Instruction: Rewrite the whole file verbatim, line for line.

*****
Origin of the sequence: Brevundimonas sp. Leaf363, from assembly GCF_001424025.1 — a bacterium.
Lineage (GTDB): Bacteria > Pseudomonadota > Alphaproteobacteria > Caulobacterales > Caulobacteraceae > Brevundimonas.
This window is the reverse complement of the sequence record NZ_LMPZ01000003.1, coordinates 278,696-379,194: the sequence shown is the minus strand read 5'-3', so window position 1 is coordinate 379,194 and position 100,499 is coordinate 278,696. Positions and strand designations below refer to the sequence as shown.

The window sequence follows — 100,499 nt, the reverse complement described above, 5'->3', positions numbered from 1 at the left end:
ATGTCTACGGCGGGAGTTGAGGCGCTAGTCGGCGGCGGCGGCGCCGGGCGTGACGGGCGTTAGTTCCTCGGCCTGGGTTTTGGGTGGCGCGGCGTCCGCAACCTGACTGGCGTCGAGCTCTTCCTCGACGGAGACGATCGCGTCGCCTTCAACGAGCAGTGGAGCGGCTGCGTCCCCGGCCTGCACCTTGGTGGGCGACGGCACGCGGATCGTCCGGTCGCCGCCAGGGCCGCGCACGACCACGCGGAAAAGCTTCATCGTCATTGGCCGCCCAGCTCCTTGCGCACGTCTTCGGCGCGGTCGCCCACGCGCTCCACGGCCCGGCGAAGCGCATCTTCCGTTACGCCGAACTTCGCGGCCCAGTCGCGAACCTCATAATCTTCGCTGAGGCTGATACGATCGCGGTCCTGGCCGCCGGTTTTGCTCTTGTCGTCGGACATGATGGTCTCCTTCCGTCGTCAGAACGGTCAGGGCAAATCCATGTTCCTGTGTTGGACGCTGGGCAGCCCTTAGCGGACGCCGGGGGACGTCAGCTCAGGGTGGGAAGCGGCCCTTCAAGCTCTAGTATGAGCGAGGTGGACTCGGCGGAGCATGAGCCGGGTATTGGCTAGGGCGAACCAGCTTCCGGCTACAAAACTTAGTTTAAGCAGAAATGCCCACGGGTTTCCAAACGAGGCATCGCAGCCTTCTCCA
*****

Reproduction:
Origin of the sequence: Brevundimonas sp. Leaf363, from assembly GCF_001424025.1 — a bacterium.
Lineage (GTDB): Bacteria > Pseudomonadota > Alphaproteobacteria > Caulobacterales > Caulobacteraceae > Brevundimonas.
This window is the reverse complement of the sequence record NZ_LMPZ01000003.1, coordinates 278,696-379,194: the sequence shown is the minus strand read 5'-3', so window position 1 is coordinate 379,194 and position 100,499 is coordinate 278,696. Positions and strand designations below refer to the sequence as shown.

The window sequence follows — 100,499 nt, the reverse complement described above, 5'->3', positions numbered from 1 at the left end:
ATGTCTACGGCGGGAGTTGAGGCGCTAGTCGGCGGCGGCGGCGCCGGGCGTGACGGGCGTTAGTTCCTCGGCCTGGGTTTTGGGTGGCGCGGCGTCCGCAACCTGACTGGCGTCGAGCTCTTCCTCGACGGAGACGATCGCGTCGCCTTCAACGAGCAGTGGAGCGGCTGCGTCCCCGGCCTGCACCTTGGTGGGCGACGGCACGCGGATCGTCCGGTCGCCGCCAGGGCCGCGCACGACCACGCGGAAAAGCTTCATCGTCATTGGCCGCCCAGCTCCTTGCGCACGTCTTCGGCGCGGTCGCCCACGCGCTCCACGGCCCGGCGAAGCGCATCTTCCGTTACGCCGAACTTCGCGGCCCAGTCGCGAACCTCATAATCTTCGCTGAGGCTGATACGATCGCGGTCCTGGCCGCCGGTTTTGCTCTTGTCGTCGGACATGATGGTCTCCTTCCGTCGTCAGAACGGTCAGGGCAAATCCATGTTCCTGTGTTGGACGCTGGGCAGCCCTTAGCGGACGCCGGGGGACGTCAGCTCAGGGTGGGAAGCGGCCCTTCAAGCTCTAGTATGAGCGAGGTGGACTCGGCGGAGCATGAGCCGGGTATTGGCTAGGGCGAACCAGCTTCCGGCTACAAAACTTAGTTTAAGCAGAAATGCCCACGGGTTTCCAAACGAGGCATCGCAGCCTTCTCCA